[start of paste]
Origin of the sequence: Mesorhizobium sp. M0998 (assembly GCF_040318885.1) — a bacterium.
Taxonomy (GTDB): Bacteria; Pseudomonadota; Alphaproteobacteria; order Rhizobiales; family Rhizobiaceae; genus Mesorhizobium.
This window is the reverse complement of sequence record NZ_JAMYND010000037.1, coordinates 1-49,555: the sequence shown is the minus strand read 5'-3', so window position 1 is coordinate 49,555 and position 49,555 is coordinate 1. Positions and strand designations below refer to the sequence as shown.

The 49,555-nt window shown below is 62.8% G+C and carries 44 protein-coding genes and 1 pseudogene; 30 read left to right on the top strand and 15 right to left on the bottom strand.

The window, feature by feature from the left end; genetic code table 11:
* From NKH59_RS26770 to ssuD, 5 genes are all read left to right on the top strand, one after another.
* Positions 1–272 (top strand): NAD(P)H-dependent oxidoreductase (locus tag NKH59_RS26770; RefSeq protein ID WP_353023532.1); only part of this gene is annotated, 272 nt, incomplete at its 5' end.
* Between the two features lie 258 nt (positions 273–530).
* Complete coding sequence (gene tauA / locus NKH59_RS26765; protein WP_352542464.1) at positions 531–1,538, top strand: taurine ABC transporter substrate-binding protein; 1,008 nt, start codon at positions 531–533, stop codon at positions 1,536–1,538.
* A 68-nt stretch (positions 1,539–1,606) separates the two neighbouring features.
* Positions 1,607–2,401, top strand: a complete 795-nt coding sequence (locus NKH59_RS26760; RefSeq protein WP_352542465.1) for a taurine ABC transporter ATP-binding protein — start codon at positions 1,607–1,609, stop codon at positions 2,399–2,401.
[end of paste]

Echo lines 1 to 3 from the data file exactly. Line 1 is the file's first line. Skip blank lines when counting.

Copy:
Origin of the sequence: Mesorhizobium sp. M0998 (assembly GCF_040318885.1) — a bacterium.
Taxonomy (GTDB): Bacteria; Pseudomonadota; Alphaproteobacteria; order Rhizobiales; family Rhizobiaceae; genus Mesorhizobium.
This window is the reverse complement of sequence record NZ_JAMYND010000037.1, coordinates 1-49,555: the sequence shown is the minus strand read 5'-3', so window position 1 is coordinate 49,555 and position 49,555 is coordinate 1. Positions and strand designations below refer to the sequence as shown.